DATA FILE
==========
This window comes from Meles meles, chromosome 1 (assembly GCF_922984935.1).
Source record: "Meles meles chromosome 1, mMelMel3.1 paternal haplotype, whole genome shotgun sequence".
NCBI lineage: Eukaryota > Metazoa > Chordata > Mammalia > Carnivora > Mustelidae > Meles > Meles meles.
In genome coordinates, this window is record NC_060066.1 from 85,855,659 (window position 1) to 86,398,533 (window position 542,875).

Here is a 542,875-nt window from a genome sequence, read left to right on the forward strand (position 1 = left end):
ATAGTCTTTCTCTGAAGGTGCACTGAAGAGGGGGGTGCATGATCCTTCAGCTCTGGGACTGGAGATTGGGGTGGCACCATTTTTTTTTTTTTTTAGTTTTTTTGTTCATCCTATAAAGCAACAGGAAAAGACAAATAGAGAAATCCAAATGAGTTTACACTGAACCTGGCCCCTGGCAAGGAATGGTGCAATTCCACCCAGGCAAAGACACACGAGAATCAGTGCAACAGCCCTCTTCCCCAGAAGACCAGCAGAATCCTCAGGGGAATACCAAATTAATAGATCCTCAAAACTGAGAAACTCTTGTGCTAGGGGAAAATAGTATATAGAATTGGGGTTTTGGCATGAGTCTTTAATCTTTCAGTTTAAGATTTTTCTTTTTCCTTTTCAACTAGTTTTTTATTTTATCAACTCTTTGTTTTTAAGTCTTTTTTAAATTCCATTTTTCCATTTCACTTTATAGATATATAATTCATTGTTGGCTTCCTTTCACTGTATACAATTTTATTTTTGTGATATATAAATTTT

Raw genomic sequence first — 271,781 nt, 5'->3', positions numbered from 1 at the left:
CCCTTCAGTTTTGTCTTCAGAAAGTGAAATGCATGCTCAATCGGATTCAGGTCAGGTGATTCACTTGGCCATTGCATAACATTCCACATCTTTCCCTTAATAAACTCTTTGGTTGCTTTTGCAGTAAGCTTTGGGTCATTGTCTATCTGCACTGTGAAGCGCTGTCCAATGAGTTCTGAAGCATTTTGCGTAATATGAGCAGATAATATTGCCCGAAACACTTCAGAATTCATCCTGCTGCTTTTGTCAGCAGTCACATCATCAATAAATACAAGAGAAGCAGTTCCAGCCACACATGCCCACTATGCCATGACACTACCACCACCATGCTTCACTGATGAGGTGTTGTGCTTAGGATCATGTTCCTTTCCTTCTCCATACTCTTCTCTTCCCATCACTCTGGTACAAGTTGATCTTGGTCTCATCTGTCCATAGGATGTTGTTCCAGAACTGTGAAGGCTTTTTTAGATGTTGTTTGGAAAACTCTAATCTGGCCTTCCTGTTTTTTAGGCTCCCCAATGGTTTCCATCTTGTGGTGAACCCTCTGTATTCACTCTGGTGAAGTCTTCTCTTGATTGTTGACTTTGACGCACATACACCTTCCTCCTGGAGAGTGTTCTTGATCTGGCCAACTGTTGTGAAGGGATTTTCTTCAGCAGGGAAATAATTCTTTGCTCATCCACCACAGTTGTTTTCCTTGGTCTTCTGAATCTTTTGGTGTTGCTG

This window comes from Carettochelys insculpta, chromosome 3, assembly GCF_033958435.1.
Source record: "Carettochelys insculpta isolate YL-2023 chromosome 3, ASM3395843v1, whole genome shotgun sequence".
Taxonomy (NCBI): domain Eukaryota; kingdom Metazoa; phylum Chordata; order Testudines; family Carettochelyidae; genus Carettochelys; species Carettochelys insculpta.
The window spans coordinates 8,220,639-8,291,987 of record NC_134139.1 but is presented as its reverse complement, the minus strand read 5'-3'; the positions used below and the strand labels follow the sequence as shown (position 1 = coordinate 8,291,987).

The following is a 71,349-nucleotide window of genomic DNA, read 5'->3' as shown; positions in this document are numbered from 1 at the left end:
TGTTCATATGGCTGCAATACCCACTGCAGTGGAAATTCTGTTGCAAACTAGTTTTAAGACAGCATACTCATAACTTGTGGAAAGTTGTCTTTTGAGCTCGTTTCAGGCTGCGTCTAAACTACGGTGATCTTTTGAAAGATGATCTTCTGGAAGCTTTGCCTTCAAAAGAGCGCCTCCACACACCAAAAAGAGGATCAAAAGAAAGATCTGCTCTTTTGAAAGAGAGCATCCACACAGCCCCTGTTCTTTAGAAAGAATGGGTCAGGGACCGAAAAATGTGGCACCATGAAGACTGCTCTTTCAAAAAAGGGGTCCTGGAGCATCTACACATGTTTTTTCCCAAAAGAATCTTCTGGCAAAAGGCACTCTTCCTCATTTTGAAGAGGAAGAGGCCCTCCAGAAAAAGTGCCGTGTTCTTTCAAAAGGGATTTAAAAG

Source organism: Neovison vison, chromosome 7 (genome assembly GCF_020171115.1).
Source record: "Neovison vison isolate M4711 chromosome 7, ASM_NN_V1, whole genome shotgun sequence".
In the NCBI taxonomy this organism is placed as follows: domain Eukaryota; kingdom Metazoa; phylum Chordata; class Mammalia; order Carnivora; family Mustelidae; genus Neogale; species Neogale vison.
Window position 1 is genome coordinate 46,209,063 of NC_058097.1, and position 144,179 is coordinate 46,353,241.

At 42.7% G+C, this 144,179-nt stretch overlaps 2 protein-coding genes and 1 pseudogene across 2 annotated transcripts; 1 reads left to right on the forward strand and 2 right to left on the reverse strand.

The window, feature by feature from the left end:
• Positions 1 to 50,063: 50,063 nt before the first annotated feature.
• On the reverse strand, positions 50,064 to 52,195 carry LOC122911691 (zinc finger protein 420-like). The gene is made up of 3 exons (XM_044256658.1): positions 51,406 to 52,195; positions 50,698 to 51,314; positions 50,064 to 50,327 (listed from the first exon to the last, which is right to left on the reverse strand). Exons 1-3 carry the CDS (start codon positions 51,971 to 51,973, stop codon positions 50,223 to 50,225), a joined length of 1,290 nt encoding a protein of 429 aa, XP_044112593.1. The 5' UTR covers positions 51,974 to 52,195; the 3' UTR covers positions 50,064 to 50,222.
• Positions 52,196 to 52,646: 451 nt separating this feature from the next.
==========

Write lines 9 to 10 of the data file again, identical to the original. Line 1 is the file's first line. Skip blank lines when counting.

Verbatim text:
This window comes from Carettochelys insculpta, chromosome 3, assembly GCF_033958435.1.
Source record: "Carettochelys insculpta isolate YL-2023 chromosome 3, ASM3395843v1, whole genome shotgun sequence".